FDA Approves Cyramza as First Genome-Driven Treatment for HCC

The U.S. Food and Drug Administration (FDA) approved ramucirumab ( Cyramza ) monotherapy for the treatment of hepatocellular carcinoma (HCC) in patients who have an alpha fetoprotein (AFP) of ≥400 ng/mL and have been previously treated with sorafenib. This is the first genome-driven treatment for HCC.

The approval was based on results of the multinational, randomized, double-blind, placebo-controlled, multicenter, phase III REACH‑2 study, which included 292 patients (median age = 64 years) with advanced HCC with AFP ≥400 ng/mL whose disease relapsed or was refractory to sorafenib. Patients were randomized 2:1 to receive ramucirumab 8 mg/kg plus best supportive care (BSC; n=197) or placebo plus BSC (n=95) every two weeks as an intravenous (IV) infusion until disease progression or unacceptable toxicity.

Ramucirumab Improves Overall Survival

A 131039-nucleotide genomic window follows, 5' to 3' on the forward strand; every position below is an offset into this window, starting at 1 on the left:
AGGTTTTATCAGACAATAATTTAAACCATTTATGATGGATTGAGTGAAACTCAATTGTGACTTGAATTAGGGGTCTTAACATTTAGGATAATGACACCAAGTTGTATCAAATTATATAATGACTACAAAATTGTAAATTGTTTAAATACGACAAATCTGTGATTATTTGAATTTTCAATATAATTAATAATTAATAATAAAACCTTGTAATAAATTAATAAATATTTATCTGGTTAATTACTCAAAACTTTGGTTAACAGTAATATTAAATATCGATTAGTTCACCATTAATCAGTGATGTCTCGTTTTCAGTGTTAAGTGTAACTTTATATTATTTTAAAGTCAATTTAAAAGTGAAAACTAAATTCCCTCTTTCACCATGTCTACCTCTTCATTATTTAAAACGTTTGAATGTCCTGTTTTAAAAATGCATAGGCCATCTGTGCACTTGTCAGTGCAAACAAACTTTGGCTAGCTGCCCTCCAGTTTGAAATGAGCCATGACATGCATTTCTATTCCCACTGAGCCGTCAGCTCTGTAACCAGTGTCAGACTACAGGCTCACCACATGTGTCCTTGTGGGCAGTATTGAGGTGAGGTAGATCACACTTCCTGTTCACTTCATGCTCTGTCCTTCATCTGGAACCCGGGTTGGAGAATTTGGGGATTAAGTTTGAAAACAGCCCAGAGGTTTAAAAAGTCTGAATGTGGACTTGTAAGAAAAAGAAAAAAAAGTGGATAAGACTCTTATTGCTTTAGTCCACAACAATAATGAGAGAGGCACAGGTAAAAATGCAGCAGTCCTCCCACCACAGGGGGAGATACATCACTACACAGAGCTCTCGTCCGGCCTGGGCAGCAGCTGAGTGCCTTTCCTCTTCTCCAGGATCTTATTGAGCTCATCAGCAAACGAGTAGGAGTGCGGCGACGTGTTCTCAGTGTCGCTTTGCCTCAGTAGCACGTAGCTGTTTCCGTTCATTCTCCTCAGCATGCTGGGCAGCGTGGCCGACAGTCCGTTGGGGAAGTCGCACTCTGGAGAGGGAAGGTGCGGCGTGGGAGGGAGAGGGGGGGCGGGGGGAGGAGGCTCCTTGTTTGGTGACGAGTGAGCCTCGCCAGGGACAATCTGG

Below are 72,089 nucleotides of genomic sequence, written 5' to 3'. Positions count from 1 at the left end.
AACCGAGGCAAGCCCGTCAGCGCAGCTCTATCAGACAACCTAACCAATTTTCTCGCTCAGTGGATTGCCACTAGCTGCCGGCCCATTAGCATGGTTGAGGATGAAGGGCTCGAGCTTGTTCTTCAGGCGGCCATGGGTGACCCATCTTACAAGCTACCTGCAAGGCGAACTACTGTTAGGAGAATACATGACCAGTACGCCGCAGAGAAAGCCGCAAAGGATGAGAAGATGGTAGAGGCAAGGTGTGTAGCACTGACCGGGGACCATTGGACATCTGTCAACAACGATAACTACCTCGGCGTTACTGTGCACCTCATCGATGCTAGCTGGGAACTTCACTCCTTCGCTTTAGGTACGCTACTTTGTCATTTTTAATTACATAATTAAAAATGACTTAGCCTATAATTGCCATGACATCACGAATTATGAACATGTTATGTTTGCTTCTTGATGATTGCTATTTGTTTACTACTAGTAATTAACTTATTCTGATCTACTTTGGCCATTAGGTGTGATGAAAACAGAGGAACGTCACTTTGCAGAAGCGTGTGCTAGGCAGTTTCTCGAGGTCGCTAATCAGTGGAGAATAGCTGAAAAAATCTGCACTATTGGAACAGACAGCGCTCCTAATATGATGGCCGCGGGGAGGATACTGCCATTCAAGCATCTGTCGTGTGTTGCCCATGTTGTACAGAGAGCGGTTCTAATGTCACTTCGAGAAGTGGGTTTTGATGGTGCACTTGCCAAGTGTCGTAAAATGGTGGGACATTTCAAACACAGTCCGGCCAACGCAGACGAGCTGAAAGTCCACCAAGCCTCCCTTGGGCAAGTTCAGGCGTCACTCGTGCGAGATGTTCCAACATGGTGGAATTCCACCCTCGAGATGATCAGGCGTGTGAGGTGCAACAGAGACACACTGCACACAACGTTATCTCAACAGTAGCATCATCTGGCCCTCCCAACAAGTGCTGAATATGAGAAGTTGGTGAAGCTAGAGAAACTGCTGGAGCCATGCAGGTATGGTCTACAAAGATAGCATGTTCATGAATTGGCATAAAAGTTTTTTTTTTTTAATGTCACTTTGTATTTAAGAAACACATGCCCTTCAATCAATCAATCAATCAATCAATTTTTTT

Ramucirumab improved overall survival compared with placebo. The estimated median overall survival (primary endpoint) was 8.5 months (95% CI, 7.0-10.6) in the ramucirumab cohort and 7.3 months (95% CI, 5.4-9.1) in the placebo group (hazard ratio = 0.71; 95% CI, 0.53-0.95; P=0.020).

Median progression-free survival was 2.8 months and 1.6 months, respectively (P<0.0001). The overall response rate was 4.6% and 1.1%, respectively, and all responses were partial.

The most common adverse events (AEs) associated with ramucirumab were fatigue, peripheral edema, hypertension, abdominal pain, decreased appetite, proteinuria, nausea, and ascites. The most common laboratory abnormalities were hypoalbuminemia, hyponatremia, and thrombocytopenia. In the ramucirumab cohort, 18% of patients discontinued treatment due to AEs, most commonly because of proteinuria (2%).

The recommended ramucirumab dose is 8 mg/kg IV every two weeks.

The FDA removed the boxed warning from the ramucirumab label, which noted a risk of hemorrhage, gastrointestinal perforation, and impaired wound healing with treatment. However, the updated label continues to provide information on these specific risks.